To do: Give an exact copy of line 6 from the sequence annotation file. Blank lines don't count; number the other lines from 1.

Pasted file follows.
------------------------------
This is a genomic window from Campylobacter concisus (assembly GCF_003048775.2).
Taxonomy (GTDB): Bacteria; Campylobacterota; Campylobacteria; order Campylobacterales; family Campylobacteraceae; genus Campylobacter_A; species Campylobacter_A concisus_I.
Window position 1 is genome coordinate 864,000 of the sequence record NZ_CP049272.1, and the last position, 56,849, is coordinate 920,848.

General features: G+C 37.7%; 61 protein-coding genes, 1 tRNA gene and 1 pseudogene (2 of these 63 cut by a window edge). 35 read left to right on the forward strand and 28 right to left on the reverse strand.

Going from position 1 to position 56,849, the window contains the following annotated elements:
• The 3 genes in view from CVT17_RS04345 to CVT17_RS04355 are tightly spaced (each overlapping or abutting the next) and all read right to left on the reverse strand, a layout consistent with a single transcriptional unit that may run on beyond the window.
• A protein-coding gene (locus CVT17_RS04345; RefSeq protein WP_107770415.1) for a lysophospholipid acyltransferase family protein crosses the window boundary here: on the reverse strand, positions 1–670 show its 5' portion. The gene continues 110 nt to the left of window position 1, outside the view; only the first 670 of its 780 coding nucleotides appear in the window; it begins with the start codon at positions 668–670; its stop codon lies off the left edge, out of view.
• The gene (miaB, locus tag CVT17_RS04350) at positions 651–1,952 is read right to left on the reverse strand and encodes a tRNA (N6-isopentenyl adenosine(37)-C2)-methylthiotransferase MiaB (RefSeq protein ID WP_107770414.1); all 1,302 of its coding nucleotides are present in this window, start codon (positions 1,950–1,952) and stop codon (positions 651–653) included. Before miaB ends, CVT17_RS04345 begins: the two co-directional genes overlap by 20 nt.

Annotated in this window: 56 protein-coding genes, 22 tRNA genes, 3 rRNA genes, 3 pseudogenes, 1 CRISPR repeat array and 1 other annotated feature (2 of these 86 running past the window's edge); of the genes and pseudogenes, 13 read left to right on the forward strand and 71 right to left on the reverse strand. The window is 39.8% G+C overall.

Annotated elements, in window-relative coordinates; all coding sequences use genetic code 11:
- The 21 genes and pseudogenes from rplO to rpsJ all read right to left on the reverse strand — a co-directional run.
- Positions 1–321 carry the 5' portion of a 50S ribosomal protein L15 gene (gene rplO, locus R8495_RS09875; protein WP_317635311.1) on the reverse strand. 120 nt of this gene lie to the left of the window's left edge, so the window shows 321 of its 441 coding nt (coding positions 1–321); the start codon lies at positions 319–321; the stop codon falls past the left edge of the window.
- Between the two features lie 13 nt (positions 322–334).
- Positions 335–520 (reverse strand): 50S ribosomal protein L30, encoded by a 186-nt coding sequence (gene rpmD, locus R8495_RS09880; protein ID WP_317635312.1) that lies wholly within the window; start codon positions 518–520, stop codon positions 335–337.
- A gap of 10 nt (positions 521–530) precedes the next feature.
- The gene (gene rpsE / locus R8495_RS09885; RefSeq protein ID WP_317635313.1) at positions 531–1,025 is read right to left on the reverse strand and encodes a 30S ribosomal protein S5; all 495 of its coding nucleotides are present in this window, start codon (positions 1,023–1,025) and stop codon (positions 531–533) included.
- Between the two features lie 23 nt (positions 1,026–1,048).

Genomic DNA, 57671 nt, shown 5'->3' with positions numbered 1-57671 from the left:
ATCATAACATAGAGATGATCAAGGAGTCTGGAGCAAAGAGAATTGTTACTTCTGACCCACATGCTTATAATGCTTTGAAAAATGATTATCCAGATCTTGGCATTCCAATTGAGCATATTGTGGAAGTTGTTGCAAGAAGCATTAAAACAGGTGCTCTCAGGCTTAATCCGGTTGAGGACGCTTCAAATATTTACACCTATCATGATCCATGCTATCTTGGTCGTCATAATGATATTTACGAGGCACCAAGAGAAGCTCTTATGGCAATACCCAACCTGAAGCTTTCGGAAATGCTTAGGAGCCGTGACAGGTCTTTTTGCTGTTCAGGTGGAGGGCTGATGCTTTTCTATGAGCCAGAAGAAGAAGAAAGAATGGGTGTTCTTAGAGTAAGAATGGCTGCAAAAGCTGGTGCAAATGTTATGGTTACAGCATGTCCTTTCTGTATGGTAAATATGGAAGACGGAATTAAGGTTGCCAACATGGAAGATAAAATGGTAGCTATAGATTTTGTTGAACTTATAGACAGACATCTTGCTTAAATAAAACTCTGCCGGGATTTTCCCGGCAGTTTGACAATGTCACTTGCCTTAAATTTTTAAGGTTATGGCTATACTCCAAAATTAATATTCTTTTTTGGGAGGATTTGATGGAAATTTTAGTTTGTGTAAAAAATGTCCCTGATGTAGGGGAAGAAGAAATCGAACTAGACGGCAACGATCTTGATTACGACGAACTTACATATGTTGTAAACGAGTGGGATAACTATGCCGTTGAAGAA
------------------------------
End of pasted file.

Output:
• The 3 genes in view from CVT17_RS04345 to CVT17_RS04355 are tightly spaced (each overlapping or abutting the next) and all read right to left on the reverse strand, a layout consistent with a single transcriptional unit that may run on beyond the window.